-     On a related note, the characters are all still in-character!  That may sound like a redundant comment, but I truly can't count the number of series books I've read in which at least one main character seems to have inexplicably had a lobotomy or a personality transplant between two of the books.  Occasionally, that is actually part of the story (Mockingjay), but often it just seems to be authorial prerogative or it's justified as being in service of the plot.  Thankfully, this series is still character-driven and every one of the characters was quite recognizably themselves.  When there were subtle changes, which is to be expected as people grow up and mature, they were commented upon and discussed among the other characters.  For instance, Clary feels like Alec is carrying himself more confidently and is more generous with others than he used to be.  Totally understandable when he has spent the last couple of months officially 'out' and in a happy relationship with Magnus.  That type of change is the kind of shift toward adulthood we see in this book.  And some of the things we learn in this book, help shine a new light on aspects of the characters' personalities in a 'Whoa! I did not see that coming!' way.  But it doesn't ever go against anything we already knew about them, so it is perfectly integrated into our previous understanding of the first three books.  Isabelle, in particular, shares something that took me completely by surprise, but it explains a lot about her personality.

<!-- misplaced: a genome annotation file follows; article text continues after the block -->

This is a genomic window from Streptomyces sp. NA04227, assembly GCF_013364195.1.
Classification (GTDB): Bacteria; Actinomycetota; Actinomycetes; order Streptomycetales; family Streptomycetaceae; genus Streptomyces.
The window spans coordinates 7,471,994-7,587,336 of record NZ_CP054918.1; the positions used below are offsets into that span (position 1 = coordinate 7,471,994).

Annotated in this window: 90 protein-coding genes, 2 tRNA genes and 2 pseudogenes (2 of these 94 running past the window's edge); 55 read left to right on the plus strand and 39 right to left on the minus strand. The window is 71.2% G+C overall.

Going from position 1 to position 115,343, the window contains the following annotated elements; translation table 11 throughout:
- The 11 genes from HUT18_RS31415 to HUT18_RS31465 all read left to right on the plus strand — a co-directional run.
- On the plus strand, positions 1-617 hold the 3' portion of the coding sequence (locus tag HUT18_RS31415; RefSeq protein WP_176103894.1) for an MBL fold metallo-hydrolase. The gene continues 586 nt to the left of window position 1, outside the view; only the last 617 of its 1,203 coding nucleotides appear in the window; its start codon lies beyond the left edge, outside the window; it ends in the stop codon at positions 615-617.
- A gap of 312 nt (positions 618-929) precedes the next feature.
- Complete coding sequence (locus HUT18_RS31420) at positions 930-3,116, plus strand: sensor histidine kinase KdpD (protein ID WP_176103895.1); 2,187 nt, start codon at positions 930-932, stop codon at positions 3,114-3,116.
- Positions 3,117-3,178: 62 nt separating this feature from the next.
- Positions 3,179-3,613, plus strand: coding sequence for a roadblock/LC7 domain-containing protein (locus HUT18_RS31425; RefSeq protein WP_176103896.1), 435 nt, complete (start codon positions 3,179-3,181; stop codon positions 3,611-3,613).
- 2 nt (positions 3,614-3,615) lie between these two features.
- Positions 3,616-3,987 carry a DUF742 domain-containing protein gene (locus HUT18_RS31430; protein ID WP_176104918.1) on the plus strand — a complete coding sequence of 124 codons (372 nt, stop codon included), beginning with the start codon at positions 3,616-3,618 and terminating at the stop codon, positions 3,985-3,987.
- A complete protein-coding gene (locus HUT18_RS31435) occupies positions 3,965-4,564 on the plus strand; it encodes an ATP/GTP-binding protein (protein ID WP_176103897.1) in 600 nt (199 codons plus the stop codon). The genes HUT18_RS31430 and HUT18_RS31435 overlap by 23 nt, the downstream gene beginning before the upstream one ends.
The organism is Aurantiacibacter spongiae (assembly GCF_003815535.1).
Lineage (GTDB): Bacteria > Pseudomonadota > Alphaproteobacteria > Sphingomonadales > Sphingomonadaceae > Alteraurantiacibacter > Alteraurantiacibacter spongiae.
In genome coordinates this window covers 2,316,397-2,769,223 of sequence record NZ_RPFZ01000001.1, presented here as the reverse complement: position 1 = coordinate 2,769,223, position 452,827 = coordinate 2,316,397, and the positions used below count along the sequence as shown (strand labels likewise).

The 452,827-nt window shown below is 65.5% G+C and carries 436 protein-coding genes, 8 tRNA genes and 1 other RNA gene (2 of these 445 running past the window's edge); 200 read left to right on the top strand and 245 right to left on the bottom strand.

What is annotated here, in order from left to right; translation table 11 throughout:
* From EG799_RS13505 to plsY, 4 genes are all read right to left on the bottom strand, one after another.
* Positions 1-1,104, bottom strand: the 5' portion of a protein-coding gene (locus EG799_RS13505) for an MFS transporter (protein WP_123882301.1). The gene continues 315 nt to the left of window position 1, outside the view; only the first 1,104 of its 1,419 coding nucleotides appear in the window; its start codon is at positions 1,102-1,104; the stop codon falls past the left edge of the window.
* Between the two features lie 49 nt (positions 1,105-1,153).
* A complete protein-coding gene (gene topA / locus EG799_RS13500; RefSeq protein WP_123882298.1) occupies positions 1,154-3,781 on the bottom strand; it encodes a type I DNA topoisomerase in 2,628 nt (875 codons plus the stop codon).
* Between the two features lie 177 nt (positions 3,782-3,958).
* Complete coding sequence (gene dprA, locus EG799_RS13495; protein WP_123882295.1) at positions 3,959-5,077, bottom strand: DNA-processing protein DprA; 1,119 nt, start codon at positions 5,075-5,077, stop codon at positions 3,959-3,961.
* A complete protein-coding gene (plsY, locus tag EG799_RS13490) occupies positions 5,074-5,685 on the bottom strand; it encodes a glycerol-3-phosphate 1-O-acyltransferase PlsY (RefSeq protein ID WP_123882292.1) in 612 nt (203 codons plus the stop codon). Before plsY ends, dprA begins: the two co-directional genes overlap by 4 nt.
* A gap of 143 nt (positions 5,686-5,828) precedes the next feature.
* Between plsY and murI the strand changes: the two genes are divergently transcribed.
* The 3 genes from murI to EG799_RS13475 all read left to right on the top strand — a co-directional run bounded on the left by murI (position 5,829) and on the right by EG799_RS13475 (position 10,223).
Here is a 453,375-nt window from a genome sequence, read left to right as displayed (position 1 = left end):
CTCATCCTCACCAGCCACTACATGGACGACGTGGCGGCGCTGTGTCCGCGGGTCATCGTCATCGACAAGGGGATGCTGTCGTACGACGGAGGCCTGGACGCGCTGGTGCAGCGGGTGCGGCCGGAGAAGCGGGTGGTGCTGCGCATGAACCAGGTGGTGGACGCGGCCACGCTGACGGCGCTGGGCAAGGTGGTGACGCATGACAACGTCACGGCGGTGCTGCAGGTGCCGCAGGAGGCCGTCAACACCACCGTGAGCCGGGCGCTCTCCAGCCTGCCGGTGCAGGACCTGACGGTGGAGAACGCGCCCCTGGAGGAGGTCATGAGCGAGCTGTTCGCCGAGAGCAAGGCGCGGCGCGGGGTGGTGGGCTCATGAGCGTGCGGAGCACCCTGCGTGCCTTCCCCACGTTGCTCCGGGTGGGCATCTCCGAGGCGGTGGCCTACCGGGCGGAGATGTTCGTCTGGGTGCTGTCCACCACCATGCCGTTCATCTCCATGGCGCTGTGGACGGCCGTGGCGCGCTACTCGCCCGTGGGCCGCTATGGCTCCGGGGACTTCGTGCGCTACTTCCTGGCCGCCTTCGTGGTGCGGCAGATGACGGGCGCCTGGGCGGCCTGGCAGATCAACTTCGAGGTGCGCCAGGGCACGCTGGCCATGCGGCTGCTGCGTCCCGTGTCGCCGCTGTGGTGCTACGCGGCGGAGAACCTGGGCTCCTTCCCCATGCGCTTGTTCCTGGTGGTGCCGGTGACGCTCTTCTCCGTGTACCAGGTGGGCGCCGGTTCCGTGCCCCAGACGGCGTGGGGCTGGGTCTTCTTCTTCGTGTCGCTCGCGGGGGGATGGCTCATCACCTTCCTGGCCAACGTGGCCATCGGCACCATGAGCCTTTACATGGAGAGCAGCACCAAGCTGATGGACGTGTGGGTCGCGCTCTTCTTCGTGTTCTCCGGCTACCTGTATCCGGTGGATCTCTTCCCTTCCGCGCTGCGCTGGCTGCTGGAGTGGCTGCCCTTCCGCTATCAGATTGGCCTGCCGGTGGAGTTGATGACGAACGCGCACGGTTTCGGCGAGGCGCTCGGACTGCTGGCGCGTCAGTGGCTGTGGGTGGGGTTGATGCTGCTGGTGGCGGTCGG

-     If you loved Clary and Jace's relationship at the end of City of Glass, you may implode as their chemistry and the dramatic tension between them hits a new level of intensity in City of Fallen Angels.  I am going to attempt to keep this spoiler-free, but let's just say you probably need something nearby to fan yourself with as their chemistry leads them in to delicious uncharted territory, and you will probably also need to have something on hand to dry your tears when their interactions swing from passionate to heartbreaking (and back again).  Ah, the swoon-worthy sexiness.  Oh, the heartache and angst.  I loved every single moment of it!  In previous books, they shared some intense romantic moments and said some very sweet (and sometimes heartbreakingly sad) things to one another, but they stepped it way up in this installment.  Jace is beyond vulnerable in this book.  He is truly broken.  You all know what a sucker I can be for broken boys, right?  Prior to reading CoFA, I actually believed he had already been broken in nearly every sense of the word .... but wow was I proven wrong in a major way!  Like most people with a pulse (my husband, who likes Clary a lot & has always preferred Simon to Jace, will find that statement a bit of an exaggeration), I was in love with Jace before he and Clary even kissed by the midnight flowers and he tasted like green apples, then came the Seelie Court & the (shirtless) scene in his bedroom as he confronted Clary and suggested that they run away together, and of course the manor house and the letter and the night he told her he was tired of pretending that he wasn't in love with her and pleadingly said that he just wanted to fall asleep next to her and wake up next to her once in his life *swoon*, then they fell asleep holding hands like children in a fairytale. *I choke up every single time I read that beautiful scene, even now that I know what is coming*  Then there was Lake Lyn and the kiss they shared on the steps in Idris.  But his 'blasphemous' declaration about the sun and the stars in City of Fallen Angels ...  Wowza, Ladies and Gents!  If you somehow managed not to fall hopelessly in love with him in the prior books, I doubt you'll be so fortunate this time around.  Also, I'm fairly certain that loving Jace will doom you to at least two more years of relentless torture.  Sorry about that.  But I promise you, he is worth it.  ;)